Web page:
Protestations from the Local Government Association about over-centralised regulation show that it missed the point about the abolition of the Audit Commission
You reap what you sow. When Eric Pickles had his hissy fit and abolished the Audit Commission a couple of years ago, local government clapped and cheered. ‘Ya boo’, was approximately the response of the Local Government Association, as it swallowed the Pickles line about localism and liberation.
But now here’s LGA chief executive Carolyn Downs getting worried about the march of the Whitehall regulators. Could that by any chance be connected to the demise of the Commission?
She’s going to get a lot more anxious, it seems. Read the National Audit Office’s annual report, just out, and see it increasing its budget for local activities, including a new generation of value for money studies of what councils are doing and supervision of local audit.
The NAO has already beefed up its staff with local government expertise, and for the first time, in its recent study of transparency, asked for data from councils before – in a hands-off way of course – assessing their performance.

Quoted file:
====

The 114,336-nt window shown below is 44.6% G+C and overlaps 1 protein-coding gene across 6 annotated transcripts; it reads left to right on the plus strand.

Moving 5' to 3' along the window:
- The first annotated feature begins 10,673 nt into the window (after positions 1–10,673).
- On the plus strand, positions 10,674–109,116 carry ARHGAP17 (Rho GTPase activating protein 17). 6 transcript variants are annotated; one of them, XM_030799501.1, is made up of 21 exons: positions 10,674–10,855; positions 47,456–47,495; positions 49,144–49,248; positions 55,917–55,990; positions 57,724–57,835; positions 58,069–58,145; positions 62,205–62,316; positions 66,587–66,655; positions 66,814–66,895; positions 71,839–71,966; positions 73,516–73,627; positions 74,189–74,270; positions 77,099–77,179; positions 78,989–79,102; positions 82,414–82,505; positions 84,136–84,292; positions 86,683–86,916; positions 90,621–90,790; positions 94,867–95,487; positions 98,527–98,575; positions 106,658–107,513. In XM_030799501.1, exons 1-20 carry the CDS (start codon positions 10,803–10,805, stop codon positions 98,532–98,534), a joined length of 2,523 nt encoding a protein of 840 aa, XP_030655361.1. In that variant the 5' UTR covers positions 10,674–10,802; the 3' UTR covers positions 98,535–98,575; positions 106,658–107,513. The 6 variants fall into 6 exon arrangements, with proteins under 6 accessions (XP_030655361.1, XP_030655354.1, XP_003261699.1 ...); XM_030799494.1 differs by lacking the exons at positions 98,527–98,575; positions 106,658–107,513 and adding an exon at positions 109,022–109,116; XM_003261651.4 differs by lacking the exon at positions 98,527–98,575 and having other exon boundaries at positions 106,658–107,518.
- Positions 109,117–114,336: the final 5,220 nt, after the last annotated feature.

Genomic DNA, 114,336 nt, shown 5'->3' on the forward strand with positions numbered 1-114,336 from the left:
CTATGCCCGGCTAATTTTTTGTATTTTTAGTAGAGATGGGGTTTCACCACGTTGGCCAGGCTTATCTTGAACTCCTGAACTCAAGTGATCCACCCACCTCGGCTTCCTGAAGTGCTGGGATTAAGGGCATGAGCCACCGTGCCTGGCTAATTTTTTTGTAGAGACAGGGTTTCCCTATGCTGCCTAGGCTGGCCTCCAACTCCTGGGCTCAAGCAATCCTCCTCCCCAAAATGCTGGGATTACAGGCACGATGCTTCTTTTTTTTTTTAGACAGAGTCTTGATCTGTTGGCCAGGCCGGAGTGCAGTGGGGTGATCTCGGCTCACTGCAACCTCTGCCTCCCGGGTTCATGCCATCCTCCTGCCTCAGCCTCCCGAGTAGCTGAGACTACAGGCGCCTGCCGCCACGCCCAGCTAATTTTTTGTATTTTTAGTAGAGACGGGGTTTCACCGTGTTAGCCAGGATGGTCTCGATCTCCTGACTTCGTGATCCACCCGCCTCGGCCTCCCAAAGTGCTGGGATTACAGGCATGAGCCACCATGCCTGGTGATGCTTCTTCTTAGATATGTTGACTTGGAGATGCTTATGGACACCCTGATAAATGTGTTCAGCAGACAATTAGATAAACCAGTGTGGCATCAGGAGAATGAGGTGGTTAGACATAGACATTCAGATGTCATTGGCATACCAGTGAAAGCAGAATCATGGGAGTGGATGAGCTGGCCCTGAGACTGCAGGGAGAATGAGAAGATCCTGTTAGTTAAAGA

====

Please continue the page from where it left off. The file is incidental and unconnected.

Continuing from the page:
Was the LGA merely naïve or just politically biased in imagining that the vacuum created by the disappearance of the Audit Commission wouldn’t be filled? The naïvety is congenital: it seems never to have understood Whitehall’s hierarchies and the sheer irrelevance of CLG when the shots are being called by the big spending departments, the Treasury or Number Ten.
As for the NAO, this Comptroller & Auditor General has never particularly wanted to get inside the town and county halls. His problem has actually been passivity – if he had been a bit more assertive he could have made the Pickles’ plan less chaotic and destructive. Whatever its sins, the existence of the Audit Commission acted as a kind of guarantee in Whitehall eyes: it gave departments assurance about local spending and delivery. Take it away and inevitably they pile in.
The LGA might have read the signs when the centrepiece of Pickles’ promise – free choice of auditor by councils – was whittled down to free choice subject to all sorts of central caveats and then deferred for years. It’s a fair bet that, with huge spending cuts yet to beimplemented and Whitehall departments getting alarmed about what is happening on the ground, this section of the legislation never gets put into effect.
Pundits picked up on the performance of Michael Gove at the Leveson inquiry this week, interpreting his stout defence of press barons as a ploy in case he makes a bid for the Tory leadership. Just imagine the localist consequences if he did become leader – a secretary of state who is already harrying councils over adoption and whose plans for education involve the complete extirpation of elected local government from the running and inspection of schools.